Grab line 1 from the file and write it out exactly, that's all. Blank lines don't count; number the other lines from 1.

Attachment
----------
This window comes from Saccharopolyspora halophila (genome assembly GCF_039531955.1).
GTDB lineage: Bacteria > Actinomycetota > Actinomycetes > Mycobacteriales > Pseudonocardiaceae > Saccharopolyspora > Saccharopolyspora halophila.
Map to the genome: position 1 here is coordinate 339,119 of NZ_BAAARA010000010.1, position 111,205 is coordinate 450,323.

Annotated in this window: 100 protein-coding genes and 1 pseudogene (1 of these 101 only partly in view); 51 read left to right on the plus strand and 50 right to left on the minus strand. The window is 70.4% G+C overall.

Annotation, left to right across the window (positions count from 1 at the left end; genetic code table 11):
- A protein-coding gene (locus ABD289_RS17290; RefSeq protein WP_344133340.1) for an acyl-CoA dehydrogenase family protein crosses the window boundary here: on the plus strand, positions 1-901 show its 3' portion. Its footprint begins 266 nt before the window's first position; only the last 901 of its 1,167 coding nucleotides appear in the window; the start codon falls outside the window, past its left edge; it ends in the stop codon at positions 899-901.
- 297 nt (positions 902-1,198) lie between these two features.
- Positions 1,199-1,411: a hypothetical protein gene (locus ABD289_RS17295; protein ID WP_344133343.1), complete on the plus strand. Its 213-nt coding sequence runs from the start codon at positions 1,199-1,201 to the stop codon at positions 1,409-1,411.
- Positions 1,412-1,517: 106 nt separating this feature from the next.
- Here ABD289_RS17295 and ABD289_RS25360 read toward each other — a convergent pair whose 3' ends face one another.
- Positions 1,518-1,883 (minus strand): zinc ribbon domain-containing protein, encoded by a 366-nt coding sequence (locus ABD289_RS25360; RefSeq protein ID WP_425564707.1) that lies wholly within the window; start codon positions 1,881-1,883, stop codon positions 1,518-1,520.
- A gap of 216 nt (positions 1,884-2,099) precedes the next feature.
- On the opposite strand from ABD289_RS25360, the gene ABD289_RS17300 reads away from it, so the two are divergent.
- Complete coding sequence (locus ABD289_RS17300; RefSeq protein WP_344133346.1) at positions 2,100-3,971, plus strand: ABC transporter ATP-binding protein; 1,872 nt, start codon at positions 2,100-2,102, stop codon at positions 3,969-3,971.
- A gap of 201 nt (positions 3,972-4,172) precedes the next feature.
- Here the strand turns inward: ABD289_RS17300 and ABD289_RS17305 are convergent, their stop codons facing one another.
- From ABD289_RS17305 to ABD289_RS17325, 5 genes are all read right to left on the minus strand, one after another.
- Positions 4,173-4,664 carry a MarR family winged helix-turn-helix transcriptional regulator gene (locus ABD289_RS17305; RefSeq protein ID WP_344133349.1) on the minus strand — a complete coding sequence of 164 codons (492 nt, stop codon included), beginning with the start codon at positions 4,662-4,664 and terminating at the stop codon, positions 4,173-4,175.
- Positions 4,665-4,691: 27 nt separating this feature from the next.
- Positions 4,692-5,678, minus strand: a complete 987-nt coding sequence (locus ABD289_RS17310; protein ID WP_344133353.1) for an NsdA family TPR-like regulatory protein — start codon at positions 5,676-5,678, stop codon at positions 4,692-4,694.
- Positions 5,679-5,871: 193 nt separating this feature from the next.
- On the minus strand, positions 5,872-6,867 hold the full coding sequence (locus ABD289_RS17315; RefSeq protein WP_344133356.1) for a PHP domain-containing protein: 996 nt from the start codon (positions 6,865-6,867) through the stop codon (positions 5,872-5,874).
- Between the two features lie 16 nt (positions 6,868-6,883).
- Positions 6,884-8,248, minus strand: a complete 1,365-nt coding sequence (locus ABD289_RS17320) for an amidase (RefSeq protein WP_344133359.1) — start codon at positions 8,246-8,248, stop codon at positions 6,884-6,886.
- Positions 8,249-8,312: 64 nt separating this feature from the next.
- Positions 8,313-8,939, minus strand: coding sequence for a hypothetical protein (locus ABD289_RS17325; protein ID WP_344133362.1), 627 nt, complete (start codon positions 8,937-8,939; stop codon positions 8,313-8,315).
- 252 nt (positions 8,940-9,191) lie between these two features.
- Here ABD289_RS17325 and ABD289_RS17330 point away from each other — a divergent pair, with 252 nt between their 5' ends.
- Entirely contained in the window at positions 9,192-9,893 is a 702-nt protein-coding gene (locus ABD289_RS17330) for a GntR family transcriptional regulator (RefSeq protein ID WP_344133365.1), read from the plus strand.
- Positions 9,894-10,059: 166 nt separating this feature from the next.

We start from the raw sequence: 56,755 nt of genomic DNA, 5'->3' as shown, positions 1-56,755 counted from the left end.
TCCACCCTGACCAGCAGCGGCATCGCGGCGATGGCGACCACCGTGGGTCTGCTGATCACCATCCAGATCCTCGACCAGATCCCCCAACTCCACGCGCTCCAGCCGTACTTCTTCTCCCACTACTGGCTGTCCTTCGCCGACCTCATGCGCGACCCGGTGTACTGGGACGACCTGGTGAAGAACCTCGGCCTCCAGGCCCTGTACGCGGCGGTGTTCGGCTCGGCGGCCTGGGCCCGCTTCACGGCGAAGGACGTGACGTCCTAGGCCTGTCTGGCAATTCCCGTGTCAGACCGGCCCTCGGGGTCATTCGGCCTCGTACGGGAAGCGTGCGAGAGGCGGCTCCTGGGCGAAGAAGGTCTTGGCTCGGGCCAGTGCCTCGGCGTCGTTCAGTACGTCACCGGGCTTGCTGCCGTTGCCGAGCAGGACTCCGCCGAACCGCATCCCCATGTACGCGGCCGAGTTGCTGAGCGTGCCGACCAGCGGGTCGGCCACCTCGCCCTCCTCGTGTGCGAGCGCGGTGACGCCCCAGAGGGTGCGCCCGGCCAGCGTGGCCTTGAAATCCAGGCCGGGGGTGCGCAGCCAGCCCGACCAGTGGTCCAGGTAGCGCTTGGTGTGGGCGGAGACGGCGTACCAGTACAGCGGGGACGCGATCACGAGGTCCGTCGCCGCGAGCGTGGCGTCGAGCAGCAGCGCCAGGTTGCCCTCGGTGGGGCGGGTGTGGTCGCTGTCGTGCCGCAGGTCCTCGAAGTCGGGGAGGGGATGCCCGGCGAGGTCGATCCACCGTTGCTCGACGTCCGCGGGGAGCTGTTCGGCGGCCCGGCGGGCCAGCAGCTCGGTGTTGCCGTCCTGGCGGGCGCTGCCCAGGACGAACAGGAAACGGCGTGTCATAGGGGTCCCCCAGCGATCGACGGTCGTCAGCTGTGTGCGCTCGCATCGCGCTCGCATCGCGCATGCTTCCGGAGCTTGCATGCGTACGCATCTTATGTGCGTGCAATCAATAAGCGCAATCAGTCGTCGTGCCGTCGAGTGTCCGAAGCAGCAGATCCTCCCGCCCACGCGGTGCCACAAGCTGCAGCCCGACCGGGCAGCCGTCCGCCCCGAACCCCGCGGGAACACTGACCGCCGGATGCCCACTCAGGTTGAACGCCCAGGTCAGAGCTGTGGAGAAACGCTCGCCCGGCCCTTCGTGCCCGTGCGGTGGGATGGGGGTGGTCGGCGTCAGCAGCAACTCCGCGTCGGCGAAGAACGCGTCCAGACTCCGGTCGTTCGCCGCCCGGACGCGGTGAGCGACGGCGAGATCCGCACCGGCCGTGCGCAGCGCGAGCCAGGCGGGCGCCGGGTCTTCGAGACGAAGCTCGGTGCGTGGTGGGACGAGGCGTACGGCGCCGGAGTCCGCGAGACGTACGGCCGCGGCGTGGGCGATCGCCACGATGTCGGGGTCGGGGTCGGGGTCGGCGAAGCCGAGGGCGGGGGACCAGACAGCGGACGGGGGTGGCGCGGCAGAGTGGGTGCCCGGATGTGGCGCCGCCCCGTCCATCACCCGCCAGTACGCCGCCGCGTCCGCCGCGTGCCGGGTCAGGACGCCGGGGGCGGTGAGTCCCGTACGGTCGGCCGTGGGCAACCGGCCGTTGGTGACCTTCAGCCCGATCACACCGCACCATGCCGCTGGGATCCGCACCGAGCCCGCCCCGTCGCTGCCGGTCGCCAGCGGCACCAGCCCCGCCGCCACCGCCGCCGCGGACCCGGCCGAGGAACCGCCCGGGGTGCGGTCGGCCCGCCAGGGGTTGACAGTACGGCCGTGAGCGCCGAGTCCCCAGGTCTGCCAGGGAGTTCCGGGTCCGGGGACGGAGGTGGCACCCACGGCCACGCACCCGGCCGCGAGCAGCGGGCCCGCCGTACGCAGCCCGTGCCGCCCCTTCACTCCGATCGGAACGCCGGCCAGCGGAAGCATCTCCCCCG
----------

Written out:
This window comes from Saccharopolyspora halophila (genome assembly GCF_039531955.1).